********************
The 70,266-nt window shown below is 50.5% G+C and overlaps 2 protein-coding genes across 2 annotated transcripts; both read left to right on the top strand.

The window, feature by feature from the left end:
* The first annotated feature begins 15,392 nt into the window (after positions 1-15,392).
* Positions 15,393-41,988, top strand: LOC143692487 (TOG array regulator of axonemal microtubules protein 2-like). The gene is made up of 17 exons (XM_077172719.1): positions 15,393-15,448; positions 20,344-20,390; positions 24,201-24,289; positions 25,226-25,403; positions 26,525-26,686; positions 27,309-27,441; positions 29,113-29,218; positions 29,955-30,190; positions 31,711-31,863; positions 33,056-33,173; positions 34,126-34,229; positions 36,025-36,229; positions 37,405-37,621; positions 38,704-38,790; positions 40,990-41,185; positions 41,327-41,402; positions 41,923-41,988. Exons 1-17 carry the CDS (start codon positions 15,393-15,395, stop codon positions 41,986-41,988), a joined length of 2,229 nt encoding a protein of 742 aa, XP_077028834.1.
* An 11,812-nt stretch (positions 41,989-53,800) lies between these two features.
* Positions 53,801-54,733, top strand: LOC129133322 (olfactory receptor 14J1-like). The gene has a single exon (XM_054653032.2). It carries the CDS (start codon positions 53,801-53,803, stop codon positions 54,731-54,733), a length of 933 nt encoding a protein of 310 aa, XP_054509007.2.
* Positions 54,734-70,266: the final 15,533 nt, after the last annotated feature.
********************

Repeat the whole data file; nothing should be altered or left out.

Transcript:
The 70,266-nt window shown below is 50.5% G+C and overlaps 2 protein-coding genes across 2 annotated transcripts; both read left to right on the top strand.

The window, feature by feature from the left end:
* The first annotated feature begins 15,392 nt into the window (after positions 1-15,392).
* Positions 15,393-41,988, top strand: LOC143692487 (TOG array regulator of axonemal microtubules protein 2-like). The gene is made up of 17 exons (XM_077172719.1): positions 15,393-15,448; positions 20,344-20,390; positions 24,201-24,289; positions 25,226-25,403; positions 26,525-26,686; positions 27,309-27,441; positions 29,113-29,218; positions 29,955-30,190; positions 31,711-31,863; positions 33,056-33,173; positions 34,126-34,229; positions 36,025-36,229; positions 37,405-37,621; positions 38,704-38,790; positions 40,990-41,185; positions 41,327-41,402; positions 41,923-41,988. Exons 1-17 carry the CDS (start codon positions 15,393-15,395, stop codon positions 41,986-41,988), a joined length of 2,229 nt encoding a protein of 742 aa, XP_077028834.1.
* An 11,812-nt stretch (positions 41,989-53,800) lies between these two features.
* Positions 53,801-54,733, top strand: LOC129133322 (olfactory receptor 14J1-like). The gene has a single exon (XM_054653032.2). It carries the CDS (start codon positions 53,801-53,803, stop codon positions 54,731-54,733), a length of 933 nt encoding a protein of 310 aa, XP_054509007.2.
* Positions 54,734-70,266: the final 15,533 nt, after the last annotated feature.